IT was Napoleon who once asked his generals not were they competent but were they lucky?

It is difficult to underestimate just how important luck can be in life, while lack of luck is also a serious indisposition. I am so unlucky I bet on Lewis Hamilton to win BBC Sports Personality of the Year and two days later he was all over the Paradise Papers for tax avoidance...

Luck is usually about being in the right place at the right time and that’s why I know the identity of the luckiest man in Scottish sport – Stuart Regan, the chief executive of the Scottish Football Association.

So far Regan has led such a charmed existence in the job you would think he must have been a sorcerer in a past life. Look at all the trouble that has happened in his time in charge since 2010 – the referees’ strike, the Rangers ‘armageddon’ (his word) in 2012 and subsequent controversy over the EBT tax avoidance issue which, whether they like it or not, has brought the SFA into disrepute.

The SFA was cleared of any blame for last year’s Scottish Cup Final post-match riot – for that is what it was – but then when you pick and pay the person to make the inquiry it is hardly going to be seen as independent, is it? More about independent scrutiny later…

Regan is now on his third director of performance, and most pertinently for the ordinary football fan, the Scotland national side has failed yet again to qualify for a major finals.

He is lucky, because he is in charge at a time when there is no one of the calibre of former Celtic owner Fergus McCann to challenge his stewardship of the governing body of the sport in Scotland.

The proof that Regan should consider whether or not he should stay in the job has come with the latest farrago of nonsense over whether or not Scotland should continue to play its matches at Hampden Park.

The publicity last week over the decision of the SFA board to discuss not renewing their lease at Hampden struck me right away as just one big diversionary tactic to take people’s minds off the fact that our national side has yet again failed to qualify for a major finals.

Here’s one reason Regan might go – this lease story first surfaced in January, 2015, and here we are in November, 2017, with no deal done. That’s just an unacceptable delay.

No one, apart from managers, has ever fallen on their sword for the long run of failure to make the Euro or World Cup finals. And since the national team is a major part of the reason why the SFA exists, there really should be people within the game asking why the chief executive is still in his job.

That failure cannot be laid at Regan’s feet alone as he has only been in the job since 2011, and to be fair to him there are some things which he has done well. He did manage to get several key sponsorship deals and his promotion of a different approach to bringing on young players is a credit to him, but there is still the nagging problem that Scotland is under-achieving on the pitch.

I do not expect for one second any of the elected officials within the SFA to put their head above the parapet and say it is time for change. For one thing, who would get to replace them? No sane person would want this job at this time and until there’s a really suitable candidate then Regan is probably bullet-proof.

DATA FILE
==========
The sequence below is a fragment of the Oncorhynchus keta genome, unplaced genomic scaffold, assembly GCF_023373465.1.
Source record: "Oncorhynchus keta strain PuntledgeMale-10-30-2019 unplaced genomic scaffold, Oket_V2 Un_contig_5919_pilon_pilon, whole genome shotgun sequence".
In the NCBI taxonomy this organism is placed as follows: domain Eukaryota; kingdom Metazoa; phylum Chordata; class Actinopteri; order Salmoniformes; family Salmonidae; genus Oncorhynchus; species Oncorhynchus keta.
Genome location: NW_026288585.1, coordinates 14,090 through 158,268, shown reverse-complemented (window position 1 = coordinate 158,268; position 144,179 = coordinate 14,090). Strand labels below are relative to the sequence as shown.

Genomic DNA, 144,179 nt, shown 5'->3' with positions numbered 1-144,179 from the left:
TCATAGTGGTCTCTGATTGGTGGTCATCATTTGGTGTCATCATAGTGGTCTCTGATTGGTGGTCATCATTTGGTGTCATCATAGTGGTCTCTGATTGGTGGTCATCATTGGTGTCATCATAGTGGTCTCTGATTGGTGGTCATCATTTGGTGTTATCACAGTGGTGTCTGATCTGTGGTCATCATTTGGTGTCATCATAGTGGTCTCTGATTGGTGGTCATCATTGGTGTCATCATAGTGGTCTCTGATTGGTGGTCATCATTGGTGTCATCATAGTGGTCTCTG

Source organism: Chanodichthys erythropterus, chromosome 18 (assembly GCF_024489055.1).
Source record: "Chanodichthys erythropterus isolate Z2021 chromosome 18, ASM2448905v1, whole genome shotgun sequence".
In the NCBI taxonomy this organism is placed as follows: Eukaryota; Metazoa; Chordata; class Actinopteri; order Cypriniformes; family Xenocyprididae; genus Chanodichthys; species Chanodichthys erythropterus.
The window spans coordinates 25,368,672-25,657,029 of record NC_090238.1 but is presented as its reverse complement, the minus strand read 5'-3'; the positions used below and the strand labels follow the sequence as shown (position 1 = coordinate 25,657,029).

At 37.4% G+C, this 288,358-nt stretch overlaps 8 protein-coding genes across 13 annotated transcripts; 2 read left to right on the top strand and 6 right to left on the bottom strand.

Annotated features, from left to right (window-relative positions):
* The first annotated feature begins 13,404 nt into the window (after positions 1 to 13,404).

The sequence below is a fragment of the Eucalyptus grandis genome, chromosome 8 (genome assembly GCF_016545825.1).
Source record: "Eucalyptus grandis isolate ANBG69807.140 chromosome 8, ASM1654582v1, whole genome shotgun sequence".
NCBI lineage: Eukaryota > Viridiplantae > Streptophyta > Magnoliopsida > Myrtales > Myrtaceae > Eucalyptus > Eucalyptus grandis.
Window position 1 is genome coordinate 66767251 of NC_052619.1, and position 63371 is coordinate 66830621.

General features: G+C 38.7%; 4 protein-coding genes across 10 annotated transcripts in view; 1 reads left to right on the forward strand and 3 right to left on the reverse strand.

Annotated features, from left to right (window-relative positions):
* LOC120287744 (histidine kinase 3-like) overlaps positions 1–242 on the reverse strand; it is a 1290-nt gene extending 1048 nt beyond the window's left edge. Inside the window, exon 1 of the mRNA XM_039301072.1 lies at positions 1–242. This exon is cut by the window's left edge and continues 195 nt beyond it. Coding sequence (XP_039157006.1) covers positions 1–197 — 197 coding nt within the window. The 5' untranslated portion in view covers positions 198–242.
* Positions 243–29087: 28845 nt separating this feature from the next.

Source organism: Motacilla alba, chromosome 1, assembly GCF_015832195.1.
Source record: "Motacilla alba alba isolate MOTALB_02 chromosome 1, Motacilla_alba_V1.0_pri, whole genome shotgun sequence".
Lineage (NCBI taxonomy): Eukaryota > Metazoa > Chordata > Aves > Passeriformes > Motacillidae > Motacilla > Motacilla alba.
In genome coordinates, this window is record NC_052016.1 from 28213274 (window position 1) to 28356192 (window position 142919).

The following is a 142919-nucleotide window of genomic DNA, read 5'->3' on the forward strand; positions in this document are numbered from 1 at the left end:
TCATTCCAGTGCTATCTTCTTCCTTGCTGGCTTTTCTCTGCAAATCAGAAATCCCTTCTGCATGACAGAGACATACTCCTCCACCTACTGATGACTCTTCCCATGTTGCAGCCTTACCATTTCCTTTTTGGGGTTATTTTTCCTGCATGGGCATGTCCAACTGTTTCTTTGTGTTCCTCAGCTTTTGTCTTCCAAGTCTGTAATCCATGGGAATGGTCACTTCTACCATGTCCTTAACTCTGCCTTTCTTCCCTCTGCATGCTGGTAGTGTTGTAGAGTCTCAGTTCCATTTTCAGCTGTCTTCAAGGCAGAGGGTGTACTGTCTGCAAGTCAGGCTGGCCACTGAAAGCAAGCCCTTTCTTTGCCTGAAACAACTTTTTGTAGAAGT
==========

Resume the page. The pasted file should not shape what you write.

Except, that is, for this Hampden fiasco which could well be the undoing of Regan. For hard-pressed Scottish clubs in every league are aghast at the thought of internationals being played at Ibrox, Celtic Park and, heaven forfend, Murrayfield.

The argument I have heard from more than a few people is why should the two richest clubs in the country be given more money to host internationals? For unless Celtic and Rangers have agreed to waive all rentals – fat chance – they will become even richer.

As for football money being given to the Scottish Rugby Union, well even lovers of the oval ball game cannot see any sense in such a move. I can also confirm from experience that people on the West side of Edinburgh are totally fed up with the idea before it has even started.

The recent Scottish Football Supporters Association survey showed that a large percentage – 93 per cent in fact – wanted some independent oversight of the game in Scotland.

That independent scrutiny might now happen. For in pimping Scotland’s internationals to Murrayfield, Parkhead and Ibrox, Regan has caused all sorts of questions to be asked, and some series inquiries are on the way, including, I am told, questions in Parliament.

For a vast amount of public money was poured into the refurbishment of Hampden in the 1990s, including £30 million of Lottery cash. Does that have to be paid back if Hampden ceases to be the National Stadium? .

Will the SFA and SPFL have to move out of Hampden? Has anybody asked Queen’s Park what they think? What about the Hampden Sports Clinic? Or the Scottish Football Museum?

Is it just internationals or are cup semis and finals also up for touting? That would appear to be a logical conclusion if the lease is up.

What Regan is trying to do is to negotiate a better deal for the SFA in the next lease period by threatening to take his toys elsewhere. It’s a bluff and it’s time somebody called it.